We spec’d that at 52 kwh. We may not go to that full size depending on the application as I mentioned. Depending on the market that gives us a250 mile range on a single charge. That’s a lot more than a lot of jurisdictions require. You’ll see. I’m not going to comment on volume right now I know there is a number of analysts who will be covering this story and they will very likely talk about capacity at EEStor. I do not want that information coming from us I’d rather that information come from EEStor directly.

Its very very scalable. Their model which they’ve talked about is they build a relatively small production line which is what is being built now in Austin. They then replicate that line. So they don’t build massive amounts of line. They basically take a small model line and they replicate it over and over and over again to increase volume. And that’s very typical in hard disk manufacturing and other high technology manufacturing which is where Dick Weir and Carl Nelson come from. They’ve been working in that world for decades and they know everything about scalable mass production. Not a big worry from our perspective. They know how to do it, and they’ve got Lockheed Martin involved. They’ve got some really sophisticated people involved in the scaling of the technology, so its not a huge concern for us.

It sounds like the future of your company rides on what they’re doing?

It always has. When I started this company it was all about the significance of energy storage as it related to mass production. It became a matter of choosing the most exciting and viable energy storage possibilities that were out there. We looked at lots of different technologies at the time, and EEStor was by far the most compelling and certainly undoubtedly the most disruptive.

If they start delivering production-grade EESUs by the end of 09, how long will it take for the first ZENN Cities to roll of the line to commercial availability?
Commercial availability is one thing. We’ll have the car powered and demonstrated, and it will probably be a number of different platforms, and applications that well be demonstrating at that time. Our exclusivity covers a broad range of applications including retrofitting any existing 4wheel vehicle. So our intention is to truly demonstrate the breadth of opportunities that the technology represents. We have been for the last 18 months engineering ZEENergy drives and we’ll have a drop in application for what EEStor delivers to us because we’ve been working with them for the same amount of time to make sure what they deliver we can utilize immediately.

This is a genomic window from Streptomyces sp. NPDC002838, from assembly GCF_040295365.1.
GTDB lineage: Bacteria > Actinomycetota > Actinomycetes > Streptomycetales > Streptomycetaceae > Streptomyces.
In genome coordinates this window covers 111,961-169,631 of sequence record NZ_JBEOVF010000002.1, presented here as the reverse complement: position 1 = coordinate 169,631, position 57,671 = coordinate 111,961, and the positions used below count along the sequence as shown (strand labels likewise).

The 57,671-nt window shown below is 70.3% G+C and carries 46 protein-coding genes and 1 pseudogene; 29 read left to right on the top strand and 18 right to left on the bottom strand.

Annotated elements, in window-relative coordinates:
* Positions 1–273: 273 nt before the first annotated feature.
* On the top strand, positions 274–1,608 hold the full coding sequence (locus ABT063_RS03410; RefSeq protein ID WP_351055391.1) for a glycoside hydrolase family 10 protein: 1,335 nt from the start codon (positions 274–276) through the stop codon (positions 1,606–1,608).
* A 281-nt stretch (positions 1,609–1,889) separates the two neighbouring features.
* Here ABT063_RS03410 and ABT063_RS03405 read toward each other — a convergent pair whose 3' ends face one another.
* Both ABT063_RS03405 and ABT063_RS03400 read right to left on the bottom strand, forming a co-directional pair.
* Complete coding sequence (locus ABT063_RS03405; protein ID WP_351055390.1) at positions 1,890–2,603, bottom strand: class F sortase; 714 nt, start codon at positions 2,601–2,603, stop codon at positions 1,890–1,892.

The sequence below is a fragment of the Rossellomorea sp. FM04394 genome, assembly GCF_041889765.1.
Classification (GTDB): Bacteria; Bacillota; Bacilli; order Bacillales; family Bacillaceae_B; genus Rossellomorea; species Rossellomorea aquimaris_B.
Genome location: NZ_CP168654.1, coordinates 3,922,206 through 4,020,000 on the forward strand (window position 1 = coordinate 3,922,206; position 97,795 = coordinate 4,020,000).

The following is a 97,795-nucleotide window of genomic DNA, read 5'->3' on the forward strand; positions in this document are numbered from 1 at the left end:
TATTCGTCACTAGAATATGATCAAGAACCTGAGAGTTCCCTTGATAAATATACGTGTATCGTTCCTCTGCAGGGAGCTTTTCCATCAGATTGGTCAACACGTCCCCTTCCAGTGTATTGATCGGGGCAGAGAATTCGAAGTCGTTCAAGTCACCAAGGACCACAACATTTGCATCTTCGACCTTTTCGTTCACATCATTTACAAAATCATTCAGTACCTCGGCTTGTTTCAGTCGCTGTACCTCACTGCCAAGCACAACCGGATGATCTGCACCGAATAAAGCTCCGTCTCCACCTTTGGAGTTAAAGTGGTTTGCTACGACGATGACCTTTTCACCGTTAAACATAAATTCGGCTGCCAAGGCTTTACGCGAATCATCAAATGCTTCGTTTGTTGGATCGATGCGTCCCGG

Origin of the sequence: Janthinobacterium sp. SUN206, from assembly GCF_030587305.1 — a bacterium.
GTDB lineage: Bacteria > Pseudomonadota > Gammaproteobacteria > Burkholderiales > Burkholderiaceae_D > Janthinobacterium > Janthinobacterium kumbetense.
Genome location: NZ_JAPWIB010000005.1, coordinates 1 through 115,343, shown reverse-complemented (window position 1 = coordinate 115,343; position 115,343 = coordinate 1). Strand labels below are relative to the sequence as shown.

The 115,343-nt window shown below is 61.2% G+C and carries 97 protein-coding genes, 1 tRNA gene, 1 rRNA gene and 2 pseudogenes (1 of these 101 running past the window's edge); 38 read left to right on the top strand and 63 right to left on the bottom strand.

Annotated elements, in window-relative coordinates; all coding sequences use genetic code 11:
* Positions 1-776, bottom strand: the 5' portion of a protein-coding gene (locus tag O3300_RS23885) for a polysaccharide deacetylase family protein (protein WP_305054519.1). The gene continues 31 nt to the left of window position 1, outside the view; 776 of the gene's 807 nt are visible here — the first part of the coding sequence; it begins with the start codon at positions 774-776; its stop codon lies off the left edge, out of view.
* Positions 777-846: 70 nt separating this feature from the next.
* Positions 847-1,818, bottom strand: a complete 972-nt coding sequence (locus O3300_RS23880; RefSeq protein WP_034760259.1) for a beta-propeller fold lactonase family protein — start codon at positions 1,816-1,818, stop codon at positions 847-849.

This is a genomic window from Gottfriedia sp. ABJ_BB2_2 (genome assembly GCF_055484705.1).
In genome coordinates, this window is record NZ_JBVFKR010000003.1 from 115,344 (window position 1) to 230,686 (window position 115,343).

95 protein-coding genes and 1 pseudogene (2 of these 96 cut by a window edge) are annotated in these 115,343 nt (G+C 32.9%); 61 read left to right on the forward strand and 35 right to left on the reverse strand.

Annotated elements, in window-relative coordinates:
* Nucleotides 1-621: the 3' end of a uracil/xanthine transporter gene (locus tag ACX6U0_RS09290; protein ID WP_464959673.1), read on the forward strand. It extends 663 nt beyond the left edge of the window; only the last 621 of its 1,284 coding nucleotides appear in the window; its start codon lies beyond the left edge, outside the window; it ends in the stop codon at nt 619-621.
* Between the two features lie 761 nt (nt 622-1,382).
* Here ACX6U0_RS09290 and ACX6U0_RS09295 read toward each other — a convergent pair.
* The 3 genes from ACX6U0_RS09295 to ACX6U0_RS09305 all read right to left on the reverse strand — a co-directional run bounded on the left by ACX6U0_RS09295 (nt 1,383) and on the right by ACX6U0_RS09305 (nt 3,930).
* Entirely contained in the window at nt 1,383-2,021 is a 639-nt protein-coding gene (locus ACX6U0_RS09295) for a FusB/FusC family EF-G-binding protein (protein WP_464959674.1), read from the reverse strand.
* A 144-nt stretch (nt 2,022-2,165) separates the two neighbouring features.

Its not going to take 2 minutes, but it will take days as opposed to months to get the demonstrations on line.

So the socket in your car is perfectly configured for the EESU when it arrives?

Exactly. Were building to accept it and their building to fit, that’s always been the intent.

So in 2010 certainly we should be able to see some of this?
Yes, absolutely. It will be clearly be demonstrated around the world in 2010 and commercialization is really jus ta question of how quickly EEStor ramps. We believe well be able to sell everything they can produce. There’s no question there.

How confident are you that this is going to happen?
I made that clear on how I voted with my own money my company’s supportiveness and the amount of support we’ve gotten from the financial community. We’re very confident.

 

Apr 22

Breaking: EEStor Announces a ‘Huge Milestone’: Relative Permittivity Certified

 

As a sidebar to the Volt we follow the story of EEStor. This is the Texas-based stealth-mode company that has been working on developing a specialized energy storage unit (EESU) that is somewhat of a cross between a battery and an ultracapacitor. The device uses a specialized chemical powder called barium titanate which is alumina-coated (CMBT) and is theorized to be not only is capable of very high power density, but very high energy density.

The company has an agreement with Zenn Motor Company of Canada to supply these energy storage units for use in electric cars.

What makes these devices so groundbreaking is that if realized, they could potentially hold several times the energy of lithium-ion batteries at a fraction of the cost and weight, and experience no degradation thereby giving them an infinite lifetime. They would also be extremely rapidly rechargeable. The public has been waiting for a demonstration of these devices for years but to date it has not occurred.

Today a very special, long-awaited and per EEStor “huge” milestone was achieved. They report their CMBT powder has been certified as having met or exceeded a relative permittivity of 22,500. This value has to do with the ability of energy storage material to store charge. A large permittivity means the material has a large capacitance, or ability to store charge.

Of course at this point no working prototype has yet been demonstrated, but Zenn continues to report it expects working prototypes.

Michael Bergeron, VP of Engineering of ZENN said “The permittivity results as indicated are beyond the specifications outlined in our technology agreement which is extremely encouraging, we will review these results and expect to announce our findings as soon as they are available.”

“EEStor’s announcement reveals continued progress in developing their Electrical Energy Storage Unit,” said Ian Clifford, CEO of ZENN. “We remain focused on fulfilling our cityZENN and ZENNergyTM drivetrain programs, the first implementations of EEStor’s EESU.

Full EEStor Press Release:

CEDAR PARK, Texas, April 22 /PRNewswire/ — EEStor, Inc. announces relative permittivity certification of their Composition Modified Barium-Titanate powders. The third party certification tests were performed by Texas Research International’s Dr. Edward G. Golla, PhD., Laboratory Director. He has certificated that EEStor’s patented and patent pending Composition Modified Barium-Titanate Powders have met and/or exceeded a relative permittivity of 22,500.

EEStor feels this is a huge milestone which opens the advancement of key products and services in the electrical energy storage markets of today. The automotive and renewable energy sectors are a few of the key markets that would benefit greatly with the technology.